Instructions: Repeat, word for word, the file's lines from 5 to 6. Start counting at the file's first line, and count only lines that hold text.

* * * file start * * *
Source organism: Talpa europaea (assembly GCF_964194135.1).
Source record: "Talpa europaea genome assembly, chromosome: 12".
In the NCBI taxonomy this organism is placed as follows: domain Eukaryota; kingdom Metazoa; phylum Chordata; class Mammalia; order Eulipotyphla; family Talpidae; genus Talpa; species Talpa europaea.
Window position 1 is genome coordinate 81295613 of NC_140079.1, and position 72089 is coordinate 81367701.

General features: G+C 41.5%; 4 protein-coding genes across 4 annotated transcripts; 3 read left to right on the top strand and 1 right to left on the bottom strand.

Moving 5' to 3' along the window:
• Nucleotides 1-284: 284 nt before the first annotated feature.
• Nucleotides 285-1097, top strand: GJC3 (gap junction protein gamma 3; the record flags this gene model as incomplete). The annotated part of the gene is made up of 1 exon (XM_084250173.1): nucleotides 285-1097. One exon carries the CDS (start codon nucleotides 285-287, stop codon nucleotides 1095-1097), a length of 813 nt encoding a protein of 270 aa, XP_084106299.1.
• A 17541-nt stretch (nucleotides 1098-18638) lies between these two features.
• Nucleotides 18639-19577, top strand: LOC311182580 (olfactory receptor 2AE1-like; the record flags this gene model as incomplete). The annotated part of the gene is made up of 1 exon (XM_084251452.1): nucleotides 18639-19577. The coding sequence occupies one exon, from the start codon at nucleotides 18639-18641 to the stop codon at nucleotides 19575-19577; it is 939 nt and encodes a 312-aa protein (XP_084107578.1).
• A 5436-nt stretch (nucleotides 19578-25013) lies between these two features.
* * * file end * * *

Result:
General features: G+C 41.5%; 4 protein-coding genes across 4 annotated transcripts; 3 read left to right on the top strand and 1 right to left on the bottom strand.

Moving 5' to 3' along the window: